"One bit of advice: it is important to view knowledge as sort of a semantic tree -- make sure you understand the fundamental principles, ie the trunk and big branches, before you get into the leaves/details or there is nothing for them to hang on to." - Elon Musk
"There are lies, damned lies, and launch schedules." - Larry J

Offline sevenperforce

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Re: Expendable Upper Stage?!?
« Reply #50 on: 02/02/2023 05:02 pm »
I think we need to distinguish an "expendable second stage" from a "Custom non-EDL SS". Depot and HLS are custom SSs and are no more expendable than is ISS or a Mars rover. They launch into space and then perform an ongoing function. An "expendable second stage" delivers its payload to orbit and then has no further use. The "250 tonne expendable" refers to a payload delivered by an expendable SS atop an expendable booster.
Agree with your point, but I believe that the 250 tonne number is for an expendable Starship on a reusable booster.

Offline DanClemmensen

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Re: Expendable Upper Stage?!?
« Reply #51 on: 02/02/2023 05:11 pm »
I think we need to distinguish an "expendable second stage" from a "Custom non-EDL SS". Depot and HLS are custom SSs and are no more expendable than is ISS or a Mars rover. They launch into space and then perform an ongoing function. An "expendable second stage" delivers its payload to orbit and then has no further use. The "250 tonne expendable" refers to a payload delivered by an expendable SS atop an expendable booster.
Agree with your point, but I believe that the 250 tonne number is for an expendable Starship on a reusable booster.
Why do you think this? You may very well be correct, but I assumed that SpaceX was publishing the largest credible number they can as an apples-to-apples comparison to fully-expended SLS and Saturn V. It's not as if there are any actual unitary 250 tonne payloads that fit into an SS payload bay.

Offline Hauerg

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Re: Expendable Upper Stage?!?
« Reply #52 on: 02/02/2023 05:34 pm »

The "traditional" alternative would be to send ISS modules that will fit into the SS cargo bay and assemble them in space. Nominal SS cargo payload volume is listed at 9 meter diameter by 18 meter "height", but I suspect the actual payload must be a bit smaller: call it 8 meters in diameter. One module would be at least 5 times the volume of an existing ISS module.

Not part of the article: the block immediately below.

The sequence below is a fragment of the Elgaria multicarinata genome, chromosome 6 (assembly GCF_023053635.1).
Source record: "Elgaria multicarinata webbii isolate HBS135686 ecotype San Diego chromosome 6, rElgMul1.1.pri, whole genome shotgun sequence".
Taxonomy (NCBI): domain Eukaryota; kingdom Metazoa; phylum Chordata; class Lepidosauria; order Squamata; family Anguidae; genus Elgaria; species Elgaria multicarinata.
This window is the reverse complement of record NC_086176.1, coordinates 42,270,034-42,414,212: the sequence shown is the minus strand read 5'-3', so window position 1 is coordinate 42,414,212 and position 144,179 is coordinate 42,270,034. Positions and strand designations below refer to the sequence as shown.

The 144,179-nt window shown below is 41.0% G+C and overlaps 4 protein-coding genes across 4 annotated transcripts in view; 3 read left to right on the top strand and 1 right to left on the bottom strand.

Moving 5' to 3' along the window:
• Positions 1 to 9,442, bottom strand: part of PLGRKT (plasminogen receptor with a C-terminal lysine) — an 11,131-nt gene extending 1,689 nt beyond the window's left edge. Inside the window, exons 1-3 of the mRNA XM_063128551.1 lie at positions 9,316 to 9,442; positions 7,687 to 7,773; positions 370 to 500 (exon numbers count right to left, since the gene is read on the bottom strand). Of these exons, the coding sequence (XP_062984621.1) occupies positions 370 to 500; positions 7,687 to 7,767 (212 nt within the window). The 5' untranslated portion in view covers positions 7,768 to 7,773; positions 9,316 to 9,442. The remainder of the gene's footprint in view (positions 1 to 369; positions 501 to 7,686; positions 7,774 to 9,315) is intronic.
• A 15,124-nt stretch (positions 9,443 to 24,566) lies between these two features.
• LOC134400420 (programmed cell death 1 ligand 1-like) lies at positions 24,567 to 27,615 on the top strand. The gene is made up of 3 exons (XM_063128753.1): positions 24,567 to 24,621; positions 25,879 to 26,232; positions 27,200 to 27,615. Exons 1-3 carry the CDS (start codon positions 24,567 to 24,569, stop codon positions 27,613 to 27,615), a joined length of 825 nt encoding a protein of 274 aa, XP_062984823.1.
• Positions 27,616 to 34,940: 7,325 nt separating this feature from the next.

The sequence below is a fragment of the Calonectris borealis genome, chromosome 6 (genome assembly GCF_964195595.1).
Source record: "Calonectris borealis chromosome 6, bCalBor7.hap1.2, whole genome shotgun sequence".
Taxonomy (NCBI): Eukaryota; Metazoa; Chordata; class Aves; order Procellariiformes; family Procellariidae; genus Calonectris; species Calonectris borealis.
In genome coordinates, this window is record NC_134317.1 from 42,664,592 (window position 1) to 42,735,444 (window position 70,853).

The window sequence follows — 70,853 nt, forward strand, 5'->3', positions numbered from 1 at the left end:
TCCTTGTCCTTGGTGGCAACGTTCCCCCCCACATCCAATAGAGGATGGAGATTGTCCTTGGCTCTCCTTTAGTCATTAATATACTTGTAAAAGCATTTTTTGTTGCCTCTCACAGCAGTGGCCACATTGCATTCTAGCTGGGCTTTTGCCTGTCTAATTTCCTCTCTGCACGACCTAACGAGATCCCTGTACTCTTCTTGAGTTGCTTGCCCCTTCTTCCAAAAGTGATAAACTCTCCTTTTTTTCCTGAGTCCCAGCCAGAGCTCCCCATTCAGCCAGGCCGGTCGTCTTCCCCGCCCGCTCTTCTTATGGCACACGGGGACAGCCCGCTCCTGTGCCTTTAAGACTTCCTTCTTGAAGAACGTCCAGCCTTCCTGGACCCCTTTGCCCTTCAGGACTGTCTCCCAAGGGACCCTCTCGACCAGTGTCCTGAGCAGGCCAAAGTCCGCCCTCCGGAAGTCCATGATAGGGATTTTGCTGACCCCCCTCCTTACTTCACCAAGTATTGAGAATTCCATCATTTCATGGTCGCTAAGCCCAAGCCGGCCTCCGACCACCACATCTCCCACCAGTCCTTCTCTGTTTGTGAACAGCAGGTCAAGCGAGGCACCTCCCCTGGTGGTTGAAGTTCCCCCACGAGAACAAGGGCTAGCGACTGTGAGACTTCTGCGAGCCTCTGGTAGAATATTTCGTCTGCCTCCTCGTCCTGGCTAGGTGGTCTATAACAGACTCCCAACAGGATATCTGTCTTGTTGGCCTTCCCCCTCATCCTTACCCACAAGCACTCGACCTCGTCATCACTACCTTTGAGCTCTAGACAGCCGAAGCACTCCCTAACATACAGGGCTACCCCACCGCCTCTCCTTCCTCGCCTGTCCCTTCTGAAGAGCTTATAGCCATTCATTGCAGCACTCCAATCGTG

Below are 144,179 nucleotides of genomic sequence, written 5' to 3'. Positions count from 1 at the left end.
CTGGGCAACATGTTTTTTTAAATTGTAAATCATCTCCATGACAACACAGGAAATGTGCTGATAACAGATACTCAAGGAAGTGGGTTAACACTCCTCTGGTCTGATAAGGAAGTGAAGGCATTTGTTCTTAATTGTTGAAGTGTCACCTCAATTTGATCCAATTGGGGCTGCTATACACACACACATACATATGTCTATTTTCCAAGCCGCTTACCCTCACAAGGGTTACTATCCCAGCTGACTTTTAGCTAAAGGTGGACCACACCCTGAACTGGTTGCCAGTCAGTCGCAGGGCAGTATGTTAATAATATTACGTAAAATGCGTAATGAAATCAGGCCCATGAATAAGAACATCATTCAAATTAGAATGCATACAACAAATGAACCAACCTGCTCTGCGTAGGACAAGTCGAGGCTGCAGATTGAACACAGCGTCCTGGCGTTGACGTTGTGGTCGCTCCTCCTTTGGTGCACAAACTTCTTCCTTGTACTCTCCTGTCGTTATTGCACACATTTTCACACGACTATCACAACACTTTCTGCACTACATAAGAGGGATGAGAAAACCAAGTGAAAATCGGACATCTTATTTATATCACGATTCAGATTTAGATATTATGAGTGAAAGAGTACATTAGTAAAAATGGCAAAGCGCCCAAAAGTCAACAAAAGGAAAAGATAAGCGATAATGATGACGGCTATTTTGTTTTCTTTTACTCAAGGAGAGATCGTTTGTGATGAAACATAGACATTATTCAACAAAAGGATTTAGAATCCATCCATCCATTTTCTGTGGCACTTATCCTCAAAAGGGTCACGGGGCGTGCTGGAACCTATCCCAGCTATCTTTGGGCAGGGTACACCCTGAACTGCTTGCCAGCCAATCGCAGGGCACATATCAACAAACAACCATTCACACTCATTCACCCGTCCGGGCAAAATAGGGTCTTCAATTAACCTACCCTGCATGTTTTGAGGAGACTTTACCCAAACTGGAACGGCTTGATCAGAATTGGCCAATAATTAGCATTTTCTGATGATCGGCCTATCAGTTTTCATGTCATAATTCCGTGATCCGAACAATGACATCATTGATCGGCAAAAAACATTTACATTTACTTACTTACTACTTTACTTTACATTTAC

Just to post an example, there is Gravatics' concept "StarMax" space station module.

https://twitter.com/brickmack/status/1602425257423429632

You would not need the header tank in this case, would you?

Offline whitelancer64

Re: Expendable Upper Stage?!?
« Reply #53 on: 02/02/2023 05:43 pm »
I think we need to distinguish an "expendable second stage" from a "Custom non-EDL SS". Depot and HLS are custom SSs and are no more expendable than is ISS or a Mars rover. They launch into space and then perform an ongoing function. An "expendable second stage" delivers its payload to orbit and then has no further use. The "250 tonne expendable" refers to a payload delivered by an expendable SS atop an expendable booster.
Agree with your point, but I believe that the 250 tonne number is for an expendable Starship on a reusable booster.
Why do you think this? You may very well be correct, but I assumed that SpaceX was publishing the largest credible number they can as an apples-to-apples comparison to fully-expended SLS and Saturn V. It's not as if there are any actual unitary 250 tonne payloads that fit into an SS payload bay.

Elon Musk's tweet specifies "expendable upper stage," YMMV.

I recall calculations made some years ago that a fully expended booster and stripped-down Starship-derived upper stage would result in a 400+ ton LEO payload capacity, which is probably really out of date compared to the current Starship design.

A lot depends on the exact design of the expendable stages, how stripped down they are compared to the stock Starship launch system. Also whether or not the Starship retains its nose or jettisons it as an expendable fairing.

In general, however, staging as high and fast as possible really helps push up the payload to orbit numbers, because it reduces the amount of work the upper stage has to do. 
"One bit of advice: it is important to view knowledge as sort of a semantic tree -- make sure you understand the fundamental principles, ie the trunk and big branches, before you get into the leaves/details or there is nothing for them to hang on to." - Elon Musk
"There are lies, damned lies, and launch schedules." - Larry J

Offline whitelancer64

Re: Expendable Upper Stage?!?
« Reply #54 on: 02/02/2023 05:44 pm »

The "traditional" alternative would be to send ISS modules that will fit into the SS cargo bay and assemble them in space. Nominal SS cargo payload volume is listed at 9 meter diameter by 18 meter "height", but I suspect the actual payload must be a bit smaller: call it 8 meters in diameter. One module would be at least 5 times the volume of an existing ISS module.

Just to post an example, there is Gravatics' concept "StarMax" space station module.

*snip tweet*

You would not need the header tank in this case, would you?

I am pretty sure that StarMax is designed to be launched with a fully reusable Cargo Starship.

However, from the drawing, we can visualize that a jettison-able fairing would allow a StarMax type module to be much longer. An expended upper stage would also allow it to be more outfitted and otherwise heavier at launch.
"One bit of advice: it is important to view knowledge as sort of a semantic tree -- make sure you understand the fundamental principles, ie the trunk and big branches, before you get into the leaves/details or there is nothing for them to hang on to." - Elon Musk
"There are lies, damned lies, and launch schedules." - Larry J

Offline DanClemmensen

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Re: Expendable Upper Stage?!?
« Reply #55 on: 02/02/2023 05:50 pm »
The 250 tonne number is fairly silly due to payload density unless the payload volume can be increased. If someone wants a huge payload on an expendable SS (or custom) SS, how large could the fairing (or SS body above the tanks) be? They don't need to worry about EDL. They are however constrained by the launch system and by the fabrication technique (e.g., high bay height, if used) So how wide, and how long? There is also a problem with CoM during stacking. I guess you could in theory make this part of the SS wide instead of circular if necessary.